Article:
"However, I have a series of recitals planned and recently sang Poulenc's heroine in staged performances of La Voix Humaine at the Teatro de la Zarzuela in Madrid and at the Maison de la Culture de Grenoble, where I spent an undergraduate year and for which I retain a certain fondness."

Having refined an outstanding vocal blend, Dame Felicity and Sir Thomas are also well matched in dramatic temperament and musical outlook. This is reflected in their respective and collective love of Mozart.

"You know I have never sung Susanna in The Marriage Of Figaro," recalls Dame Felicity.

"I am one of the nervous bags of bones who could never serve or dress anyone. I know my nervousness is infectious because it spreads to those around me and that knowledge somehow helps me to overcome my nerves."

Her self-perception as a bundle of nerves does not really fit with her on-stage ability to interpret imperious nobility and aristocratic heroines to perfection. One just has to list her catalogue of operatic roles of classical and 20th century opera to recognise what is a Dame Felicity role and why her successes have been legion.

"I did not set out to be a singer although at home in Cheltenham we all seemed to sing.

"I wanted to study and use French. However, I continued to take lessons while completing my degree at the Royal Holloway College.

"I had lessons during my year in Grenoble and, in the eventual tussle, music won out and I ended up at the Royal Academy of Music."

Lucky breaks help as young artists and hers came while covering Pamina in The Magic Flute at the English National Opera - in her 1975 debut in

the role. And, as the saying goes, she has never

looked back.

Sir Thomas recently celebrated his 35th anniversary of his debut at Covent Garden.

And his career seems to carry on undiminished with appearances in classical, grand and 20th century opera in such widely separated venues as Covent Garden, the Lyric Opera in Chicago, the Salzburg Easter and Summer Festivals, Glyndebourne, San Francisco and the Metropolitan in New York.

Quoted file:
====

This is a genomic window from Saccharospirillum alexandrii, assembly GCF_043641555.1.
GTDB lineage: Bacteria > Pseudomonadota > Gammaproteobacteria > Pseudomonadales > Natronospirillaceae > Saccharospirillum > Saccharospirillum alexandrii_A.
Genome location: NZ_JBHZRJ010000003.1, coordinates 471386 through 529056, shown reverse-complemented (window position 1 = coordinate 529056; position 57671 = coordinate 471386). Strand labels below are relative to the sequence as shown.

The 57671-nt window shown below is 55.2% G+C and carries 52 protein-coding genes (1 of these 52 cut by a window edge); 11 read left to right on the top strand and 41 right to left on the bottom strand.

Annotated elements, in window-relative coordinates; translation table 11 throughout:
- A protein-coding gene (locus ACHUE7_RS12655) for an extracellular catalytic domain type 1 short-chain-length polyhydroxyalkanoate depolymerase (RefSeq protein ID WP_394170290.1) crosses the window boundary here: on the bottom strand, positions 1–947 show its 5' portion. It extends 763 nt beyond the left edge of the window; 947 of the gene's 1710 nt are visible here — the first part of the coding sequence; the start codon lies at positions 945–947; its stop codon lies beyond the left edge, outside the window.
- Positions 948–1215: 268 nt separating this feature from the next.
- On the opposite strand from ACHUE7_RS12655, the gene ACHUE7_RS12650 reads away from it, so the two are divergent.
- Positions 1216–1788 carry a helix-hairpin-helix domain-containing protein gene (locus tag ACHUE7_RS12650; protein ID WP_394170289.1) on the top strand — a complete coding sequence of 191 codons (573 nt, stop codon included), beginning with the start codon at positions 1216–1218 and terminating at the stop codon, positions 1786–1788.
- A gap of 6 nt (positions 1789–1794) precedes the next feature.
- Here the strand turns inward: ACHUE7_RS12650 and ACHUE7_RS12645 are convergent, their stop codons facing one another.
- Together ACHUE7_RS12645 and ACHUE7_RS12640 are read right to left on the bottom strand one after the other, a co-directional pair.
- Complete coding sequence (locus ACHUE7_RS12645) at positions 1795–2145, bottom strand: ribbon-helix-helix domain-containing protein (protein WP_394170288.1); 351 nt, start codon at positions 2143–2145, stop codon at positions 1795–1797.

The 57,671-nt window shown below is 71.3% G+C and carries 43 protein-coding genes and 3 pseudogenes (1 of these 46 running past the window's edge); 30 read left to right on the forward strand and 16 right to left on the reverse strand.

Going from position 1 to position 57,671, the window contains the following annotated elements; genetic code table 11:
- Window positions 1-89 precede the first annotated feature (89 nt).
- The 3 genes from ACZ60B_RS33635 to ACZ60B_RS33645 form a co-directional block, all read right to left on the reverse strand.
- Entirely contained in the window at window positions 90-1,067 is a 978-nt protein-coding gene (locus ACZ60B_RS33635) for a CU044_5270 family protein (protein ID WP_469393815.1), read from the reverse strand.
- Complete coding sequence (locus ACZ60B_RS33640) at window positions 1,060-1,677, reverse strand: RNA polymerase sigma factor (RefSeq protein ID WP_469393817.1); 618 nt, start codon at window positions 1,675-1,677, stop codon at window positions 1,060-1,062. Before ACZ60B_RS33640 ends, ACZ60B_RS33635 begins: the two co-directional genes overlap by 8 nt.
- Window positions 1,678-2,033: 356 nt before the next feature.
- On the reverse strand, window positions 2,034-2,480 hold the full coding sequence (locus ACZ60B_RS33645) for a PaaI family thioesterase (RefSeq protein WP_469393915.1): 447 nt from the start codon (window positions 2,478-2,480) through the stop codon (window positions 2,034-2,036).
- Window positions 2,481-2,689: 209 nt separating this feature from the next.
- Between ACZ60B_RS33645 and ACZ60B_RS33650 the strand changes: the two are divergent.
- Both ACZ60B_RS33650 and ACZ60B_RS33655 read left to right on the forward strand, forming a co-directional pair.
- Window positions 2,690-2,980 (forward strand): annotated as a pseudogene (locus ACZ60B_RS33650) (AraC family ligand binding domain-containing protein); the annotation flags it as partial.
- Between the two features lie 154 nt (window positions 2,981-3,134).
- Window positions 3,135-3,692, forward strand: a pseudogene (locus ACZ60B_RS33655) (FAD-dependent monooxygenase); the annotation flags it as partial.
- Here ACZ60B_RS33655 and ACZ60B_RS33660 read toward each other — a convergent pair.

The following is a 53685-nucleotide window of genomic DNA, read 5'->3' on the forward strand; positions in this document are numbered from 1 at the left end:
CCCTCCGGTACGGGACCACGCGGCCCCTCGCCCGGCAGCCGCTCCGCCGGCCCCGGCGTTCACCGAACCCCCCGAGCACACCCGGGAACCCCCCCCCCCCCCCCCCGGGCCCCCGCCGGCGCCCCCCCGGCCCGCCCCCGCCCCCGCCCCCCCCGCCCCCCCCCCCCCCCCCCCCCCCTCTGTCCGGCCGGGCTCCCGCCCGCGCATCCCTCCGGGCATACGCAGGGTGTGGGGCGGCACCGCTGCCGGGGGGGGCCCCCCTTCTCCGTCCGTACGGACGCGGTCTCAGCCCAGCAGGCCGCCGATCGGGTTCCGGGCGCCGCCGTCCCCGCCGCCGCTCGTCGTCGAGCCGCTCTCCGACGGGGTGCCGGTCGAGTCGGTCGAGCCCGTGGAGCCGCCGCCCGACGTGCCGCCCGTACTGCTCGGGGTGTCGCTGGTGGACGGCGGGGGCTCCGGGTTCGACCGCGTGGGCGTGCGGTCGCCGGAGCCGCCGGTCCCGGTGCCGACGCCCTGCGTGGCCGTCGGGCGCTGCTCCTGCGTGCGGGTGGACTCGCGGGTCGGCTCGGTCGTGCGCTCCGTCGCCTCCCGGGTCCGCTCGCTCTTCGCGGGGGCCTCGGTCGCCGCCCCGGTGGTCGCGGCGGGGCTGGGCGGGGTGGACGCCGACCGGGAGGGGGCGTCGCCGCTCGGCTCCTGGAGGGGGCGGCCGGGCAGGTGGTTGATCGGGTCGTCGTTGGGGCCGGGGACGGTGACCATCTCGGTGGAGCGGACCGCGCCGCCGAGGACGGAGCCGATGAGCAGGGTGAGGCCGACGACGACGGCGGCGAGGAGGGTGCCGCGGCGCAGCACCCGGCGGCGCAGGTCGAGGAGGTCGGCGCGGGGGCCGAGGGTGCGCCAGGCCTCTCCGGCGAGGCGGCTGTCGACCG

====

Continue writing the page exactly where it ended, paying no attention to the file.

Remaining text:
But he is equally renowned for performances on the recital platform at home, in the United States, in Europe and throughout Australia.

He has committed much of his repertoire to disc and has recorded with eminent conductors, including Sir Georg Solti, Sir Neville Marriner, Sir Simon Rattle and Bernard Haitink.

In 2003 his career path took a bold direction as

he brought all his skills to bear as director of a production of Benjamin Britten's Albert Herring at the Royal College of Music.

Recently, he directed a critically successful production of Mozart's Così fan tutte at the Sage, Gateshead.

His American directorial debut was made with an equally acclaimed production of The Marriage Of Figaro for Arizona.

Later this year he will direct The Barber Of Seville for Scottish Opera.

Dame Felicity is also exploring new directions with more appearances in operetta.

Most recently, she scored a critical triumph in Offenbach's La Grande Duchesse de Gerolstein. It is also reflection of what her musical tastes were as a girl. "I simply loved musicals - everything from South Pacific to Fred an d Ginger putting on the Ritz - and when I get the chance to sing that repertoire I just

love it."

So when they mount the Proms at St Jude's platform for their recital, they will present to the audience a selection of their favourite musical lollipops that should satisfy any musical palate. And the odds will be tight as to who will enjoy themselves most.